On a recent trip to Hong Kong I learned that my aunt had passed away and I was suddenly overcome with grief ... both at her passing but also the realization that I wouldn't receive anymore of her chatty, newsy letters. They just recounted what she was doing but provided a link both to family and her life. They would end and she would not be a part of my life any longer. In losing her I realized the others that I have lost over the years ... aunts, grandparents, uncles, friends ... people I cared about who no longer are a part of my life.
|What to say?|
While visits were few and far between in the intervening years, we kept in contact and finally made connections again after a trip to Alaska and then last Christmas when I went to visit my cousin and her. Every holiday we received a cheery letter wishing us a happy Easter, Thanksgiving, Christmas or even 4th of July while recounting the small and sometimes big events in her life.
|Letter writing in the 21st Century|
|Letter bundles are a link to our past|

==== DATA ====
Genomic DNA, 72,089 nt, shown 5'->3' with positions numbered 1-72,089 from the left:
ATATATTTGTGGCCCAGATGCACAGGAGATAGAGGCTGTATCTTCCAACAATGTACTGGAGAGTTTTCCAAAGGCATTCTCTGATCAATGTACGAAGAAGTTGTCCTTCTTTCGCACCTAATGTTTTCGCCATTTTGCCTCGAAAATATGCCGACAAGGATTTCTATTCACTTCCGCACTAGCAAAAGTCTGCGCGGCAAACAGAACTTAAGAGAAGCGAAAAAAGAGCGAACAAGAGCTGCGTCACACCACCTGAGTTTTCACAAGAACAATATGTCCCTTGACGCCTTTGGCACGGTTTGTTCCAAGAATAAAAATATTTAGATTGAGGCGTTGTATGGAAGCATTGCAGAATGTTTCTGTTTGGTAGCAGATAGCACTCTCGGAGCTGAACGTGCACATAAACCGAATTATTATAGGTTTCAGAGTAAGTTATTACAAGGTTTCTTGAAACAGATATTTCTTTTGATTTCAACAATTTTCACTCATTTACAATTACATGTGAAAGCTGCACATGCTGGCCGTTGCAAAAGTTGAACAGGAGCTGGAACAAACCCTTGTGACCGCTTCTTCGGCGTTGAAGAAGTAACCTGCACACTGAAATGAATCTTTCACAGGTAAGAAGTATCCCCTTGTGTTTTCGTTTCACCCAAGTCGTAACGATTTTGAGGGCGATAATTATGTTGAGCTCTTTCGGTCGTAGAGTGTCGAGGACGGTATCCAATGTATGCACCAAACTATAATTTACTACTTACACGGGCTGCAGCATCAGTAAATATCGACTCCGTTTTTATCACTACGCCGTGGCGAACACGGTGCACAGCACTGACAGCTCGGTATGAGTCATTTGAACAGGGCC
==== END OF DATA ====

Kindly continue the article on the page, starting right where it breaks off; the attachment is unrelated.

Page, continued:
retrieving it may not be as simple as letters tied in a bundle and kept safely in a closet.
There is something though to be said for the handwritten note ... something that no email can ever say or show. How else can you say or even express the simple words "I love you?" It isn't just the idea of the note that counts, it is the time it took to create it.
I urge every one of you to challenge yourselves, by writing a letter, giving yourselves the time and chance to see what events have recently and in the past shaped your lives. I think it is quite clear here with the quote from Hillary Swank, one of today's finest actresses who says:
Thank you for reading my blog and I hope that you will read those posted in the past. Like a love letter to life, they are all a reflection of how we and events shape and design our lives.